Brian Gerard Conlon was born in Newry to Gerry and Josephine Conlon on the 7th January 1966.
It was an auspicious year in Ireland with twin fiftieth anniversaries of both the Easter Rising and the Battle of the Somme.
Down GAA was still riding high winning both the Senior and Minor Ulster football Championships.
Newry Mitchels GFC had already won two of their four Down Senior Club Championships of the decade.
Across America and Europe political change was in the air. Change was coming to Northern Ireland too.
And in the world of commerce, the then Taoiseach, Sean Lemass opened up a new era by creating an outward looking Irish business environment when the Anglo Irish Trade Agreement came into effect in July 1966.
Modern Ireland was emerging.
Therefore, it was little wonder that in this same year, one of Ireland’s most successful-future entrepreneurs was born amidst this rising tide of change and opportunity.
Brian was the oldest of four siblings, with one sister Kathy and two brothers Ronan and Ciaran.
Newry was his home and the border town made a deep impression on the life of the young Brian. Roots were important to him. He passionately believed that personal and professional success was rooted in a person’s background, family and community.
It’s something he never forgot.
Unsurprisingly, life in the Conlon household revolved around sport.
Brian excelled at almost everything at school. Academically he was gifted and enjoyed learning. Perhaps less known was that Brian was a skilled orator and made his mark as a debater in competitions.
In his own words, he thought about football “night and day”. He lived for sport and it wasn’t just playing Gaelic football, Brian was equally enthusiastic playing soccer.
A life long supporter of Leeds United, Brian liked to recall ‘their glory days’.
He played with Newry Mitchel GFC during their successful revival in the 1980s and competed successfully in underage athletics winning all Ireland titles.
At Queen’s University, Brian played in three Sigerson cup squads until a serious on pitch injury cut short a promising career with both Queens and Down GFC. He graduated with a degree in accountancy and took up his first job as an accountant in Belfast with KPMG.
Disappointed to lose the ability to play competitive contact sport, Brian turned to other sports where he challenged himself, particularly in triathlons, swimming and cycling.
The inventor, Alexander Graham Bell once wrote “When one door closes, another opens; but we often look so long and so regretfully upon the closed door that we don’t see the one which has opened for us”.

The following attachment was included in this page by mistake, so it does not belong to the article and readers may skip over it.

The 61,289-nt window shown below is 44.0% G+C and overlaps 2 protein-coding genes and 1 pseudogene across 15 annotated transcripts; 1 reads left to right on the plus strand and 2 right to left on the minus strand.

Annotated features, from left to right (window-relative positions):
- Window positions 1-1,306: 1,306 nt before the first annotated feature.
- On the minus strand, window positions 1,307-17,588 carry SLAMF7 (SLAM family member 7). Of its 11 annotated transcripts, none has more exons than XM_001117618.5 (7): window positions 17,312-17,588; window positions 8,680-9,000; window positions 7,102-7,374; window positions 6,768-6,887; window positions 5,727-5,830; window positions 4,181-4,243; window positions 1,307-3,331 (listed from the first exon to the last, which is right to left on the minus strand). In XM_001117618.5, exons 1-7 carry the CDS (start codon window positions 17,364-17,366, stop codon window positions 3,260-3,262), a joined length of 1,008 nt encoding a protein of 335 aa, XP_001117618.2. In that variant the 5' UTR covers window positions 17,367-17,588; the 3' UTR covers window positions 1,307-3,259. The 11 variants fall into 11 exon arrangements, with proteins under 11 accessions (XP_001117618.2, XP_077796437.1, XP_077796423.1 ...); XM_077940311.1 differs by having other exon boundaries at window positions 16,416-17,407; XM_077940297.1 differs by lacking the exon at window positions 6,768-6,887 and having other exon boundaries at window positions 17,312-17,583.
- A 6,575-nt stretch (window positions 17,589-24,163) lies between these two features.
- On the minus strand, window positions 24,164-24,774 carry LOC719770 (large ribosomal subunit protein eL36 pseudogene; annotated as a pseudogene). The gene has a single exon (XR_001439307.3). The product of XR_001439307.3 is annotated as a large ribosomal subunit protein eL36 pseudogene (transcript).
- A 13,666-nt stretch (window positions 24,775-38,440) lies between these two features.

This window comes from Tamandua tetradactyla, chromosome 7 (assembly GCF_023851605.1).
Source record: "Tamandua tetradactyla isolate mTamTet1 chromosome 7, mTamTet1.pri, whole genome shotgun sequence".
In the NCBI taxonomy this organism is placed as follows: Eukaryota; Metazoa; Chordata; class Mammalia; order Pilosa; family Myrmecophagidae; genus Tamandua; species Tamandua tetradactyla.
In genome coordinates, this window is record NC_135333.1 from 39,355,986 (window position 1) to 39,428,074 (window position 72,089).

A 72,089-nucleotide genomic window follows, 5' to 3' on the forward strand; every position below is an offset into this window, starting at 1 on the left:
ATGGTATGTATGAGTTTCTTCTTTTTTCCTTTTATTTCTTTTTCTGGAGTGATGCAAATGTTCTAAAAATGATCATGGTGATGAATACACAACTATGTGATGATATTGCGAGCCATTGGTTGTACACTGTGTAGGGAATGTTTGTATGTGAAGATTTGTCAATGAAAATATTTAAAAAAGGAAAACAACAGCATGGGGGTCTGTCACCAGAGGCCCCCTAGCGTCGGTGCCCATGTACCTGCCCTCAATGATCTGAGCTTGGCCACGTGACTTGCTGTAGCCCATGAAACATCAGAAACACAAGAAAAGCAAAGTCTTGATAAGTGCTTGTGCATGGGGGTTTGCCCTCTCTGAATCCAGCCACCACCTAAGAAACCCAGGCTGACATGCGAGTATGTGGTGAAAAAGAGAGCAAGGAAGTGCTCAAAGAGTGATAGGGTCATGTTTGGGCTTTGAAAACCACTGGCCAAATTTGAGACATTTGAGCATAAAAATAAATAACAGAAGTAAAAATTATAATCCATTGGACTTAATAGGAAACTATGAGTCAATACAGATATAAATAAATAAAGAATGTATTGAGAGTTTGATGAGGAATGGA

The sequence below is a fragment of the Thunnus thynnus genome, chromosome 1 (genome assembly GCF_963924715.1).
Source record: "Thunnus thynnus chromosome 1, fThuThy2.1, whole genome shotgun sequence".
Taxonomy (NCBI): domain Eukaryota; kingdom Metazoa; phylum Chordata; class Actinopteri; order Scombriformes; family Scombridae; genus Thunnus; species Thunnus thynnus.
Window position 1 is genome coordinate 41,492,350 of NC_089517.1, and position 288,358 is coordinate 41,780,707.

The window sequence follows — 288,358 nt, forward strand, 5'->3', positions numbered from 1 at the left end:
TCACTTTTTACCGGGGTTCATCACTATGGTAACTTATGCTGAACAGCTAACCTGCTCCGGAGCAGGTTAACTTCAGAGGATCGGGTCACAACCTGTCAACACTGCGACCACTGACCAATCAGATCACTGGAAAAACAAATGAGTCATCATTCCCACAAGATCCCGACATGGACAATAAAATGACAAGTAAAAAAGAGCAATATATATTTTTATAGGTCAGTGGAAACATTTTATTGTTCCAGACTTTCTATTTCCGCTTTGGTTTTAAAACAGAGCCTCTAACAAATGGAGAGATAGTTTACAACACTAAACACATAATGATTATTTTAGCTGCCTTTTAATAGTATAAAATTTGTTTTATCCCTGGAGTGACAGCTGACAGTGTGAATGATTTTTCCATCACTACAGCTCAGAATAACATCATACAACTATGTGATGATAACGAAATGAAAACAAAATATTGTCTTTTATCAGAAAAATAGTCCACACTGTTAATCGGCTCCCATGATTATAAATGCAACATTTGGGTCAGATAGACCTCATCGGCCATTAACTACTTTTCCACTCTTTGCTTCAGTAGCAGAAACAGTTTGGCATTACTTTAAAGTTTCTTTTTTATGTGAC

This may be true for some people who rue opportunities lost but not for Brian Conlon,
Accountancy was not motivating enough, in fact it bored him. Describing his first job he despaired spending much of the year counting trucks in and out of a depot!
Brian moved to London, first working with Morgan Stanley. He understood the importance of being challenged by a job and more crucially he had an appetite for information. He became the head controller of Morgan Stanley’s Derivatives trading desk.
The international world of finance opened up opportunities well beyond the life of accountancy. He joined the US software Sunguard Group. Brian grasped the chance of moving beyond his knowledge comfort zone. Equipped with new skills and ideas, he thrived in the dynamic and fast moving worlds of finance and technology.
Then, in 1996 he got restless feet.
Responding to a Northern Ireland initiative called ‘Make it back home’ -Brian decided to return to his roots. And so, the Brian Conlon story became the First Derivatives story.
And it all began in the back bedroom of his mother’s house with the start up finance provided by his local credit union in Newry. Those local roots were paying off.
As First Derivatives grew it expanded its services to other continents. It literally spanned the Globe from San Francisco to Hong Kong.
He believed with an education, an ability to communicate and a sense of ambition, young people could change their lives, help build the FD business and make a difference to the communities where they lived and worked.
Brian developed a strong sense of charity and philanthropy. He quietly and efficiently championed his passion for sport, his home town, education, the GAA and other charitable causes. This was done often without recognition or accolade.
Brian Conlon January 6th 1966 to 28th July 2019.